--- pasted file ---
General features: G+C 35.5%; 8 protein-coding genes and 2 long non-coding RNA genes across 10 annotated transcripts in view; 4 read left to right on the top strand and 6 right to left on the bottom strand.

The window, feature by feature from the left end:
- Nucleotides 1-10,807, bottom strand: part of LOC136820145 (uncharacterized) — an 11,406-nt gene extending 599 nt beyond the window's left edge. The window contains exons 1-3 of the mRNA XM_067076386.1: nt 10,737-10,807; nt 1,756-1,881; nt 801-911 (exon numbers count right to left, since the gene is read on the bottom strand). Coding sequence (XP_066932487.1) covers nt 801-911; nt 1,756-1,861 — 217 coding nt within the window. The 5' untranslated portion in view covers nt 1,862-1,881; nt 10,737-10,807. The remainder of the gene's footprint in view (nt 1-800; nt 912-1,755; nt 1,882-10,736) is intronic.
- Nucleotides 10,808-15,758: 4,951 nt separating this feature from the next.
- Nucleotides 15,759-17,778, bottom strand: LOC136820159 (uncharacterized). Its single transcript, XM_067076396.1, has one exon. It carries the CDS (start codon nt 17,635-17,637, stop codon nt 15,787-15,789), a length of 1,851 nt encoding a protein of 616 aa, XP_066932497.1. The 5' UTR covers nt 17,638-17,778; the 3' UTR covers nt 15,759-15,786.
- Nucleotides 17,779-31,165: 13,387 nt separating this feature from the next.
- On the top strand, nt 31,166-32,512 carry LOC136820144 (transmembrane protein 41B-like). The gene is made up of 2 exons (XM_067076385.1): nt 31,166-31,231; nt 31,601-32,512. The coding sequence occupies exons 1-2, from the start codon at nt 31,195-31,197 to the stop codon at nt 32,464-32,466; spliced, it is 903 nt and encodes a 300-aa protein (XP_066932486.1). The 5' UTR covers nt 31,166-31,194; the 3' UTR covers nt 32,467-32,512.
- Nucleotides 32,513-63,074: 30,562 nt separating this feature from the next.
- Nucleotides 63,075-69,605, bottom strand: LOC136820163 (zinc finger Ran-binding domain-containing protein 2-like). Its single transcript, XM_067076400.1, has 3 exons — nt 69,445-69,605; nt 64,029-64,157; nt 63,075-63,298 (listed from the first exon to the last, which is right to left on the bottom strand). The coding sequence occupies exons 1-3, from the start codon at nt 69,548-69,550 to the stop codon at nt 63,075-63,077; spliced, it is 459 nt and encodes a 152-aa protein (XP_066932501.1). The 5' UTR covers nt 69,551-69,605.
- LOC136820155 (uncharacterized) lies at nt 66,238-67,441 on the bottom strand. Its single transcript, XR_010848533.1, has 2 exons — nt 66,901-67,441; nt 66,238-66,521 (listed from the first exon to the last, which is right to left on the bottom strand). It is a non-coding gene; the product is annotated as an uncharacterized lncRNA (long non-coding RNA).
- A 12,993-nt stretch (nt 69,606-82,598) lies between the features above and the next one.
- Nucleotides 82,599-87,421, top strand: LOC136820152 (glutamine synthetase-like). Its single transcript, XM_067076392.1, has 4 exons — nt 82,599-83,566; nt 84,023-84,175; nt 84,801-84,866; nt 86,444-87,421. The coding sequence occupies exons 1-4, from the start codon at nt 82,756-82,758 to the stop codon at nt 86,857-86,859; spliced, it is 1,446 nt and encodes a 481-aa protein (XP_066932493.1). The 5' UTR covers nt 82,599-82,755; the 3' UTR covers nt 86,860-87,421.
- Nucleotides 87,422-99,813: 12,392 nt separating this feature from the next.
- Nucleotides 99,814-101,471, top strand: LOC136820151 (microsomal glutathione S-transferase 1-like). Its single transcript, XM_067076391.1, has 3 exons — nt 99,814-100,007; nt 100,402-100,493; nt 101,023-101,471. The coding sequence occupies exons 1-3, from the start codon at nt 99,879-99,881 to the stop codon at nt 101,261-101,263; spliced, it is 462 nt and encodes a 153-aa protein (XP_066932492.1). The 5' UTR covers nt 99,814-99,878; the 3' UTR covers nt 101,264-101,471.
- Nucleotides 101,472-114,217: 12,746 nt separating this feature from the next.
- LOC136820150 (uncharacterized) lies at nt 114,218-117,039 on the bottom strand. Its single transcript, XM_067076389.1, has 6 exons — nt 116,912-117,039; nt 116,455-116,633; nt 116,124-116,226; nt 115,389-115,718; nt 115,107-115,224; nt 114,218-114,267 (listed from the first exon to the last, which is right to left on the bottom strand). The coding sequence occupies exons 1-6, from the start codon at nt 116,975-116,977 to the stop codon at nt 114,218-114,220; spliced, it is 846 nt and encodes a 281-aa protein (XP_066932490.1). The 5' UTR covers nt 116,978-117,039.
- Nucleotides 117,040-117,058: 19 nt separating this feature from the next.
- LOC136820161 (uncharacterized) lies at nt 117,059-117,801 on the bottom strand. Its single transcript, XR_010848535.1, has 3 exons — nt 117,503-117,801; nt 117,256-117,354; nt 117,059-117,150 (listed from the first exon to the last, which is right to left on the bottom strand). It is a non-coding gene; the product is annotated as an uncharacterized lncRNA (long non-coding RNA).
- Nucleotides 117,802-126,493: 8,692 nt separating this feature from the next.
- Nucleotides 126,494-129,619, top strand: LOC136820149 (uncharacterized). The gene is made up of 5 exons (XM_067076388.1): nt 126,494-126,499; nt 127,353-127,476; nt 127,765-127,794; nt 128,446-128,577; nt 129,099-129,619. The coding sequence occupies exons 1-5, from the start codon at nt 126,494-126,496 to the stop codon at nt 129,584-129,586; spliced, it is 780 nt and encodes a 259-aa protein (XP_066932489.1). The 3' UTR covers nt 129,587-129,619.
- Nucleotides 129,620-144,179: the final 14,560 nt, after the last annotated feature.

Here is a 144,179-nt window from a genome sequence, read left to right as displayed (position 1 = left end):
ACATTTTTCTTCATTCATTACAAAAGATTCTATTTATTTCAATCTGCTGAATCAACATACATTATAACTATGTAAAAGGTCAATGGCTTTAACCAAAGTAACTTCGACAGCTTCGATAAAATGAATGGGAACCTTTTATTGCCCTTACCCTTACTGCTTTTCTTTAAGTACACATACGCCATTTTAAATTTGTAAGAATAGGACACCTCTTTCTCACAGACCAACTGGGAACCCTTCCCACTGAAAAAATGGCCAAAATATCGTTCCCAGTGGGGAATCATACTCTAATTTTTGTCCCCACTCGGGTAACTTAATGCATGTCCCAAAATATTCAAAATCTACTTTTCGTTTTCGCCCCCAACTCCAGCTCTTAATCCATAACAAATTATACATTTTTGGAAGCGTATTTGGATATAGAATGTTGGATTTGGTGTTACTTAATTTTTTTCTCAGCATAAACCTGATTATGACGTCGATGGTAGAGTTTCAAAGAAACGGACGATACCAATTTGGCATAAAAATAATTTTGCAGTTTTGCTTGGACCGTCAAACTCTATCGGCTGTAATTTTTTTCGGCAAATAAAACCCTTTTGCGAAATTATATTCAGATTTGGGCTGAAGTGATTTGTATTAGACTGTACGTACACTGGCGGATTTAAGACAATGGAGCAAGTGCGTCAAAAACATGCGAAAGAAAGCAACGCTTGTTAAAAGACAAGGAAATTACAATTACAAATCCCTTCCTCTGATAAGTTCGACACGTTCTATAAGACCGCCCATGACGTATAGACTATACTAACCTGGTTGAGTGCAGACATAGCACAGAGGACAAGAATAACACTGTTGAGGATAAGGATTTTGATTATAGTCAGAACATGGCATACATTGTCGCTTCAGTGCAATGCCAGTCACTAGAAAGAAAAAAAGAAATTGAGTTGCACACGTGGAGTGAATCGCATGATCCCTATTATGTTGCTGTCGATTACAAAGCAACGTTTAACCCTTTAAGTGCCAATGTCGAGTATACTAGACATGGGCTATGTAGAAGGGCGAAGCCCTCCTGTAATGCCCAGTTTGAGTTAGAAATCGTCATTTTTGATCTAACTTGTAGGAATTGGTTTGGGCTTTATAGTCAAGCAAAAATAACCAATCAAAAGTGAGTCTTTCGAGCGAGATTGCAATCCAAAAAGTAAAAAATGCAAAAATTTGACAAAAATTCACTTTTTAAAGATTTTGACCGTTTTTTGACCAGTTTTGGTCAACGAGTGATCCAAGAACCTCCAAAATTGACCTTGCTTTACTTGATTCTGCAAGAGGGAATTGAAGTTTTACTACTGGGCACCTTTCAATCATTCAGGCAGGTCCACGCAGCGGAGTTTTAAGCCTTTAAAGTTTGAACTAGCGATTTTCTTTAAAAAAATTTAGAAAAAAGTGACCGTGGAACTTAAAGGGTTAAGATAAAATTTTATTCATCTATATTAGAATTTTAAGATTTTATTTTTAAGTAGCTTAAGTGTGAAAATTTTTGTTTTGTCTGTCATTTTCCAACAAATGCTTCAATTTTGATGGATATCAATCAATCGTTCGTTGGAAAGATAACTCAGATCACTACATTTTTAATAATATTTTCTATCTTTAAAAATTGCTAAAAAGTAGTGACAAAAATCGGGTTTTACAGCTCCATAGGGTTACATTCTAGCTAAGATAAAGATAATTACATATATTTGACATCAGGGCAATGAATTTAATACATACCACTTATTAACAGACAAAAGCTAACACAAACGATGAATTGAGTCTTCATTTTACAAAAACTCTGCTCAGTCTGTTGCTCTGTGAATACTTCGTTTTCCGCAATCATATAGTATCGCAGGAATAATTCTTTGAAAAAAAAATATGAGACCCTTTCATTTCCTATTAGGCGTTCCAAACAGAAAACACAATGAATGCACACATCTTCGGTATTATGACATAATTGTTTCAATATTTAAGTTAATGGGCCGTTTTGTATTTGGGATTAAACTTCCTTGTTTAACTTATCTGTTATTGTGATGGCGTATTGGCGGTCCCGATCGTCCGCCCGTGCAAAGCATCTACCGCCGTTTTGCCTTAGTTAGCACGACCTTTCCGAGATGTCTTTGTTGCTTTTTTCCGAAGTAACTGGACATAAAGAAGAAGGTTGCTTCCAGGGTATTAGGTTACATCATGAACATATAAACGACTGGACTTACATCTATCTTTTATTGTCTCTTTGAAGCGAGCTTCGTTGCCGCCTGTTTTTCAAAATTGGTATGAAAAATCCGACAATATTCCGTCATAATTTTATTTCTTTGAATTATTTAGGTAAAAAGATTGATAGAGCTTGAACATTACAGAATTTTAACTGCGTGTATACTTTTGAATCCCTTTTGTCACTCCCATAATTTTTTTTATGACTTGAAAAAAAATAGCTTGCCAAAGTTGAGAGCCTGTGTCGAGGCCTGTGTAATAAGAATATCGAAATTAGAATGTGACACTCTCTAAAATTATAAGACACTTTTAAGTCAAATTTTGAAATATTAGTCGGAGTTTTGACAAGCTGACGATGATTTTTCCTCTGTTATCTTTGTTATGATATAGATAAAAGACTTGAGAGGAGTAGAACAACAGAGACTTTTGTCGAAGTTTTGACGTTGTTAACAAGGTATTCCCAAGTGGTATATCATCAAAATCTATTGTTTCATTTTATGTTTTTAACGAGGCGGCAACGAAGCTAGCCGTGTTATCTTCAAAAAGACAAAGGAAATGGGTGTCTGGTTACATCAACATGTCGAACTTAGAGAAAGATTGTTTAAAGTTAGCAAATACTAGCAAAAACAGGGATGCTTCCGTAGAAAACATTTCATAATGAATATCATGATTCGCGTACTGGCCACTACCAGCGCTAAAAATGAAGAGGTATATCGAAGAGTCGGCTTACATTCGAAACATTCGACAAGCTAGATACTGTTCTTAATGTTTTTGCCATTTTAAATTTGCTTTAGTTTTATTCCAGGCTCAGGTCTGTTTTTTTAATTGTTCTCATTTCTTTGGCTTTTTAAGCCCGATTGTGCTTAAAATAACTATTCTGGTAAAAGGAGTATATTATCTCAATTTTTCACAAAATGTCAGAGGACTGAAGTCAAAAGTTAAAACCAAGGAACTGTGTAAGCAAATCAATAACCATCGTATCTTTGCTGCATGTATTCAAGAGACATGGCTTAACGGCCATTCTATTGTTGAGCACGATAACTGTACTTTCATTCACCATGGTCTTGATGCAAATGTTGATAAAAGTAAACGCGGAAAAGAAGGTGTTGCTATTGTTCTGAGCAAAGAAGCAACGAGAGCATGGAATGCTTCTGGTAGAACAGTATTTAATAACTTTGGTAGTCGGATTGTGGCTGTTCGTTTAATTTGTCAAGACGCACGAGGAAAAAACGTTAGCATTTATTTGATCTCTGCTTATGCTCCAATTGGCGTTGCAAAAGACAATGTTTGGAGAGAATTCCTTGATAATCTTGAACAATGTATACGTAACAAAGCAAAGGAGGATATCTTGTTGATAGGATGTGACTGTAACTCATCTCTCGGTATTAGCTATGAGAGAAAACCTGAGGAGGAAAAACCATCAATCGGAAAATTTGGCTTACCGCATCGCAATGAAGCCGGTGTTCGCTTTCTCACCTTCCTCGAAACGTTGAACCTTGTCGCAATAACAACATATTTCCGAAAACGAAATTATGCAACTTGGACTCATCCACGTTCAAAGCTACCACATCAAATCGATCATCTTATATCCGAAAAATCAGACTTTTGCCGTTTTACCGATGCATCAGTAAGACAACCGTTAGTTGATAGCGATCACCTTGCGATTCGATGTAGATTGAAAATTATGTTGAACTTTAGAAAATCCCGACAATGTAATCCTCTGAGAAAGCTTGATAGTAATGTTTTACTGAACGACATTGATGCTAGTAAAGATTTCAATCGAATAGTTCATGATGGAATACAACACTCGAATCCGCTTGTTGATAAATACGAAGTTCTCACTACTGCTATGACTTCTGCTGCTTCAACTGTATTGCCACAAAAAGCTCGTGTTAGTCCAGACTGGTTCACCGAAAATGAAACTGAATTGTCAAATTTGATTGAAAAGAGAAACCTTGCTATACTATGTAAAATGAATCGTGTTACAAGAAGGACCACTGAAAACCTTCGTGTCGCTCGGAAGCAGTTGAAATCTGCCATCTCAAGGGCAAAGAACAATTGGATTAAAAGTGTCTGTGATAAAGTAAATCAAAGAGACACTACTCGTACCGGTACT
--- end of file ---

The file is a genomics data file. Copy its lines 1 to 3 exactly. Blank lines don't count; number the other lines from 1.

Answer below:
General features: G+C 35.5%; 8 protein-coding genes and 2 long non-coding RNA genes across 10 annotated transcripts in view; 4 read left to right on the top strand and 6 right to left on the bottom strand.

The window, feature by feature from the left end:
- Nucleotides 1-10,807, bottom strand: part of LOC136820145 (uncharacterized) — an 11,406-nt gene extending 599 nt beyond the window's left edge. The window contains exons 1-3 of the mRNA XM_067076386.1: nt 10,737-10,807; nt 1,756-1,881; nt 801-911 (exon numbers count right to left, since the gene is read on the bottom strand). Coding sequence (XP_066932487.1) covers nt 801-911; nt 1,756-1,861 — 217 coding nt within the window. The 5' untranslated portion in view covers nt 1,862-1,881; nt 10,737-10,807. The remainder of the gene's footprint in view (nt 1-800; nt 912-1,755; nt 1,882-10,736) is intronic.